Patrick Tranmer – Univ IL – Chicago

Larry Culpepper – Boston Univ

Martha McGrew – Univ New Mex


CHC of Buffalo/UBFMA Failed Collaboration 2000-2005

  • The 330 Federal Grant was written by the UB Department of Family Medicine.
  • Mission: Major Source of misunderstanding/ conflict.
  • UB Family Medicine Goals:
    • To provide quality primary care to citizens of Buffalo, New York that is of highest quality and is very accessible.
    • To train family medicine residents in the care of an inner city population of patients in the context of a Federally Qualified Health Center.
  • CHCB:
    • Never clearly stated.
    • Provide jobs for politically connected individuals who are members of the inner city community.

CHC of Buffalo/UBFMA Failed Collaboration 2000-2005

  • Money - Not our biggest problem but:
    • Resources initially improved under the FQHC reimbursements.
    • CEO increased his salary by 50%
  • In the first 2 years of operation:
    • 330 Grant funding received quarterly.
    • The 330 money was spent within weeks of being received.
    • New employees hired and then laid off later in the quarter.
  • Medical School Dean sends in an in house investigator to review billing procedures in CHCB.
    • Dean failed to perceive nuance of providing physicians under contract.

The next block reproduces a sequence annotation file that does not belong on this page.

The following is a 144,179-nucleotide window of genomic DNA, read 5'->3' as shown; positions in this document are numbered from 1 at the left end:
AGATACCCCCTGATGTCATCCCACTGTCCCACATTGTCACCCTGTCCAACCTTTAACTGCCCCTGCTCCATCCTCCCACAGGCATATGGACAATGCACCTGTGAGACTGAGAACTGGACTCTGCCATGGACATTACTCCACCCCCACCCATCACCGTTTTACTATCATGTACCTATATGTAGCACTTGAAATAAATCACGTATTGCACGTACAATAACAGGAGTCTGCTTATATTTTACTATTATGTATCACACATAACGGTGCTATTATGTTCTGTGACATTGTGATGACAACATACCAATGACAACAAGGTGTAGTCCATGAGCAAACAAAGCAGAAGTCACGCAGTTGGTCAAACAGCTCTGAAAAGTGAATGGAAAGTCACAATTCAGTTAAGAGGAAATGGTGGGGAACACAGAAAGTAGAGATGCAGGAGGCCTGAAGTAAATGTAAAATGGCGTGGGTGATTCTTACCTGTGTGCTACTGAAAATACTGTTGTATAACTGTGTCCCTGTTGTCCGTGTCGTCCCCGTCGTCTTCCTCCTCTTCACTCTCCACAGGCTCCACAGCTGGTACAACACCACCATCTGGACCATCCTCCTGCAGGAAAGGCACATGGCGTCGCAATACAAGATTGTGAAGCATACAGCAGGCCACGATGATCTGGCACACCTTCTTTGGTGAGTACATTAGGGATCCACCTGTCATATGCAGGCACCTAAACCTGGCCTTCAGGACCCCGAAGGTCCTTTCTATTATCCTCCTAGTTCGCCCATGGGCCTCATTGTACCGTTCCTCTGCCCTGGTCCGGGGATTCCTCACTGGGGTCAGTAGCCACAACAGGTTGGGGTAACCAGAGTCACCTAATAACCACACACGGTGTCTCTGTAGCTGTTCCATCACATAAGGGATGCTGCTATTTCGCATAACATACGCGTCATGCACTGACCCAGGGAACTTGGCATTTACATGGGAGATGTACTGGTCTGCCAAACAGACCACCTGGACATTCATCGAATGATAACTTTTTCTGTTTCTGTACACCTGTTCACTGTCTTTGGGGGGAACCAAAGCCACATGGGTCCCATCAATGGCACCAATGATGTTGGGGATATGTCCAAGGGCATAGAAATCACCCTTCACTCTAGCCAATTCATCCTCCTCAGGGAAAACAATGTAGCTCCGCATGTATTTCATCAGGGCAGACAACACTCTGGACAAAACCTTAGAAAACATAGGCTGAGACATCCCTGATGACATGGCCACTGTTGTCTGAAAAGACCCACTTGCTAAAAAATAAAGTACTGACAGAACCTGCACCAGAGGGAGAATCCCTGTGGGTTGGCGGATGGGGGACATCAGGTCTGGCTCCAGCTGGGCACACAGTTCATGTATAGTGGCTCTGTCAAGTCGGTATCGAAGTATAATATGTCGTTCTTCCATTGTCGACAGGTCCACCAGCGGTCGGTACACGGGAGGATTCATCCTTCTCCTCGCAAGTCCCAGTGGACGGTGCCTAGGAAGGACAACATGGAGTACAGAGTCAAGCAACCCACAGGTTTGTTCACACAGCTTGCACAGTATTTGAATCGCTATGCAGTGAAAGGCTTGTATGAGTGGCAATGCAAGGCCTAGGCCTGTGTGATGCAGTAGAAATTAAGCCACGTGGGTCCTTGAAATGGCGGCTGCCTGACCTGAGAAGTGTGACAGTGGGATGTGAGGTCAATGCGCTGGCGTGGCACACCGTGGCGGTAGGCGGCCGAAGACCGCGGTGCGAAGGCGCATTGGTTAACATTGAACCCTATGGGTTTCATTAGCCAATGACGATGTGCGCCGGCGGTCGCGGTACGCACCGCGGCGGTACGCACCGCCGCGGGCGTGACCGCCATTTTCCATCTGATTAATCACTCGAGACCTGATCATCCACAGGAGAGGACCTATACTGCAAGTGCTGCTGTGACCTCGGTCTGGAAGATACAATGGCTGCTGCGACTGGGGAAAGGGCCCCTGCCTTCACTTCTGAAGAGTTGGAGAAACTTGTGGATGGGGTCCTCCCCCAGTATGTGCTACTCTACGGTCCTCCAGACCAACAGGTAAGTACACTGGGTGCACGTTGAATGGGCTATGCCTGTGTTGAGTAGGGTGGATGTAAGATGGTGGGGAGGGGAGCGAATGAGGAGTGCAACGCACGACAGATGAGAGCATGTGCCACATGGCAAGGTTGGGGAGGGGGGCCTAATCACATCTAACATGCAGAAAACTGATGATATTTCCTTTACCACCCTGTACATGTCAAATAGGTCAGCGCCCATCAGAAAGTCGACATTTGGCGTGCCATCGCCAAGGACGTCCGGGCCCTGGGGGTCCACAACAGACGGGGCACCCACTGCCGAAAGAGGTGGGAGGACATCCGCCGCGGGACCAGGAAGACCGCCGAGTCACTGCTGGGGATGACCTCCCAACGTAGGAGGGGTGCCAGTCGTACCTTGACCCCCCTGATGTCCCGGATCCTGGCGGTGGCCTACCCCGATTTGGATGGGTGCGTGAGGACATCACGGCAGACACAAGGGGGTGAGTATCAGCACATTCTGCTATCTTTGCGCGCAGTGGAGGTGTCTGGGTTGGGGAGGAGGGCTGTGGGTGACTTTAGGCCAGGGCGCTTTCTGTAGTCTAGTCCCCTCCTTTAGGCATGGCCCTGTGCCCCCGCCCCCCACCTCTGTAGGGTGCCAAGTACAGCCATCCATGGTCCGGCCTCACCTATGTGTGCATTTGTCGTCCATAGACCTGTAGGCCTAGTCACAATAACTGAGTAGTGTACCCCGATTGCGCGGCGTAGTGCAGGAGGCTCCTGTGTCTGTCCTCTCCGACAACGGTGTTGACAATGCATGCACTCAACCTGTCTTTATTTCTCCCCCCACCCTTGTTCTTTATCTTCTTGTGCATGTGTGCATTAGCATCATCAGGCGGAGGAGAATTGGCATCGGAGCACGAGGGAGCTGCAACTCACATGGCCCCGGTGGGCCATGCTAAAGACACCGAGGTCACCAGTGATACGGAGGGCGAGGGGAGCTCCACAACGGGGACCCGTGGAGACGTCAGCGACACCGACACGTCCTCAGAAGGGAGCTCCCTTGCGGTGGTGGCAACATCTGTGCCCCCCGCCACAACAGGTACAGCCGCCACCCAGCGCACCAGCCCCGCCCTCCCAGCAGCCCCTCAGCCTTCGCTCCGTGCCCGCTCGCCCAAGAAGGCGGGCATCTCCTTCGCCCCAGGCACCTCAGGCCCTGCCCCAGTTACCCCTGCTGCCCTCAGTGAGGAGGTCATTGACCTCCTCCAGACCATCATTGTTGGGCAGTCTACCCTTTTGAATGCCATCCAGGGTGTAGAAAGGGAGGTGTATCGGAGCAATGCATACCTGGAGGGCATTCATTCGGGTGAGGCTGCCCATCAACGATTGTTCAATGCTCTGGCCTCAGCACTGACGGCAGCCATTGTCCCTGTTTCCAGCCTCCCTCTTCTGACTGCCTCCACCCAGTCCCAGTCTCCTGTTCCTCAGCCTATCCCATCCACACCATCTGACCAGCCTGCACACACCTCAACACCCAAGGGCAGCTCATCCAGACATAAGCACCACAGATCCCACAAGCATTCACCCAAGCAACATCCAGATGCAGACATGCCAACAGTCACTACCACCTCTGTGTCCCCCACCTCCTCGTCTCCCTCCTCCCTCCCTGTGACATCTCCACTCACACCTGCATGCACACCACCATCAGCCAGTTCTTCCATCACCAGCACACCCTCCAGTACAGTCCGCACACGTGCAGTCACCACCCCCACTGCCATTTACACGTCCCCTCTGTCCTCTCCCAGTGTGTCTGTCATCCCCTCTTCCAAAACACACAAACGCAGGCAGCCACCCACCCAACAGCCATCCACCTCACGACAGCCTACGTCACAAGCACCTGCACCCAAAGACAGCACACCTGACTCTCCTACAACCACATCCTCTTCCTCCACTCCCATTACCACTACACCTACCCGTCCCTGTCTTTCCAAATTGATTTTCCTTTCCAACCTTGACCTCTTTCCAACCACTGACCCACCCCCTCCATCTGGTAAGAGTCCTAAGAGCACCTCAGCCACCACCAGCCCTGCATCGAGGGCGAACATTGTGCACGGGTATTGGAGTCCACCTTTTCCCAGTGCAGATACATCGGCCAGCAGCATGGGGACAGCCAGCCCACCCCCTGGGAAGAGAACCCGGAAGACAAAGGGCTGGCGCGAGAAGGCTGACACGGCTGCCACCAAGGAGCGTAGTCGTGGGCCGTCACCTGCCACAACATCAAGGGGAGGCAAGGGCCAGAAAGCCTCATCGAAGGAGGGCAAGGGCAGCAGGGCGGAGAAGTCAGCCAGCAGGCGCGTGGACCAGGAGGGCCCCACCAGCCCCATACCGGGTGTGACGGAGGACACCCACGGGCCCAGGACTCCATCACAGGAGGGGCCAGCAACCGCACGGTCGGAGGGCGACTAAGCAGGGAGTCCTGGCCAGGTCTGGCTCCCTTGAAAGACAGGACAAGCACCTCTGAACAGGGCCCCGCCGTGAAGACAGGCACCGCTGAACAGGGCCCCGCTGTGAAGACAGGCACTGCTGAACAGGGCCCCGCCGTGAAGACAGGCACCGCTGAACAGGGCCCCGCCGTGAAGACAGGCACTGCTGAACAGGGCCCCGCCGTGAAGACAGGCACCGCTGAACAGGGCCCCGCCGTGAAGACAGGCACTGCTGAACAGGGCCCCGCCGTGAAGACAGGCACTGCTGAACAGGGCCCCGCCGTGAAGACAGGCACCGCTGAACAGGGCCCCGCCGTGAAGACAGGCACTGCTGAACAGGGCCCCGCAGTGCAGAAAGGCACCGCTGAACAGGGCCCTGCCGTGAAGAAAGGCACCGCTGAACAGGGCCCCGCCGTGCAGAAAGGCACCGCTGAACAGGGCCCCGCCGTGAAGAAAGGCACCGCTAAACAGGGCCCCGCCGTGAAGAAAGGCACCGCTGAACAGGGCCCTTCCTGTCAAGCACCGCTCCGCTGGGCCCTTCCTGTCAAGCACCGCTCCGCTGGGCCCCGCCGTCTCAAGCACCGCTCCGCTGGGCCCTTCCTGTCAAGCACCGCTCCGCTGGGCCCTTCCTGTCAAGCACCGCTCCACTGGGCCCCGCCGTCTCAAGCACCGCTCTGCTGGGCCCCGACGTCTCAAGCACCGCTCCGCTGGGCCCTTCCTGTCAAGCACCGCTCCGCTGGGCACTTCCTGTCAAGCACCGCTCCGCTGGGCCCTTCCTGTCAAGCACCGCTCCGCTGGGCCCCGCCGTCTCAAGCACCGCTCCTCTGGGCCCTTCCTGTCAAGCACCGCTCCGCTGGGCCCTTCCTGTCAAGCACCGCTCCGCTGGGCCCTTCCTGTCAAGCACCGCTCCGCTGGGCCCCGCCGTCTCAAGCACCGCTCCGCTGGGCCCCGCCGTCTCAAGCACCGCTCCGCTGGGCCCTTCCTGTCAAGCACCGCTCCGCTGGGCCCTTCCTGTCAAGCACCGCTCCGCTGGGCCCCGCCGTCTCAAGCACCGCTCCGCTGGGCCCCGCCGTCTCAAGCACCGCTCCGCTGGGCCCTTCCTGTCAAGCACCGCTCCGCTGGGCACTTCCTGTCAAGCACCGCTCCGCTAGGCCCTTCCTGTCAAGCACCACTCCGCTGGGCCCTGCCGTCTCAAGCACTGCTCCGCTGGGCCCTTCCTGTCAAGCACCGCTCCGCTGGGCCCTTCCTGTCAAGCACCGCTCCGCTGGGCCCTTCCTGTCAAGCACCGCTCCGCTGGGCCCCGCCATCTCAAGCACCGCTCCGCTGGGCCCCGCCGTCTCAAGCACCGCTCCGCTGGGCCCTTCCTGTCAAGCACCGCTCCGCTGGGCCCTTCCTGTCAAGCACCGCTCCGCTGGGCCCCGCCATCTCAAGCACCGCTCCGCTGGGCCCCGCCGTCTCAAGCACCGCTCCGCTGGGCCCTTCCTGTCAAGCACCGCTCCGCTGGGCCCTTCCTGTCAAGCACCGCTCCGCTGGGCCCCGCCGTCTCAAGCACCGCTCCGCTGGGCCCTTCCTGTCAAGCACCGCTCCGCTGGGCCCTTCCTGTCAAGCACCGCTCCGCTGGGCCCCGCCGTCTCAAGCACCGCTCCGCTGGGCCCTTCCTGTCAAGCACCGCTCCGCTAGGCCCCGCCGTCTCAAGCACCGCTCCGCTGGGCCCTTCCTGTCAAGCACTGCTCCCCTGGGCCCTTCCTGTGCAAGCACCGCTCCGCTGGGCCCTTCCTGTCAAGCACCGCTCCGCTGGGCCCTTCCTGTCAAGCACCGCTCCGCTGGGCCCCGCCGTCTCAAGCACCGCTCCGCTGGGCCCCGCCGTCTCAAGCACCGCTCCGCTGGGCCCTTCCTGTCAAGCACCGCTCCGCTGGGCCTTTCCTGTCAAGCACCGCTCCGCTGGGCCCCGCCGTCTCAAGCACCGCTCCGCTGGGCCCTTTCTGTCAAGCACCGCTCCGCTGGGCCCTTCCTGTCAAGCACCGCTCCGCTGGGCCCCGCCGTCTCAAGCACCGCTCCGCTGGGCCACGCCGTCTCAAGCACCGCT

• University had no right of access to records.
    • Dean reports CHCB to Medicare Fraud investigation.

CHC of Buffalo/UBFMA Failed Collaboration 2000-2005

  • Governance
  • Board Membership:
    • UB Family Medicine had one designated seat on the board.
    • A faculty member working at the site assumed this seat but became ill and relatively inactive. (Big Mistake #1)
    • Community Board members more closely aligned with previous CHC than evident.
    • Slow to react to seemingly obvious problems.

CHC of Buffalo/UBFMA Failed Collaboration 2000-2005

  • First CEO:
    • Former junior faculty member who was active in writing the grant but not qualified for being the CEO. Appointed to the position by the Board at their first meeting. No search was done.
    • Later received the clinical diagnosis of Narcissistic Personality Disorder.
    • Fired after 2 years. He has since lost his license to practice.
  • Interim: 12 months with interim leadership.
    • The CHC and Residency thrived.
    • Money, patient population, residents education, recruitment, faculty satisfaction were all going well.

CHC of Buffalo/UBFMA Failed Collaboration 2000-2005

  • Second CEO: Another Narcissistic Personality Disorder, but more organized with higher control needs.
    • Refused to pay entire half day session if UB FM MD was 10 minutes late.
    • Purchased an EMR without physician input.
    • Presented revised contract and refused negotiation.
    • Canceled CHC maternity care privileges for family physicians.
  • Hospital and UB Department Chair meet with Board Chairperson - meeting viewed as insubordination by CHC Board and CEO.
  • 2005: UB Family Medicine Submits 90 day notice of withdrawal from site.
    • Hospital leases 6,000 square feet in plaza 2 miles from hospital for new FMC.
    • Hospital revenues from practice increase.
    • Hospital CEO served eviction notice to CHC.
  • Second CEO Fired After 2.5 years: Reign of Terror
    • High employee turnover and patient visits plummet .
    • Inability to recruit physicians to replace University family physicians.


EHCI Website: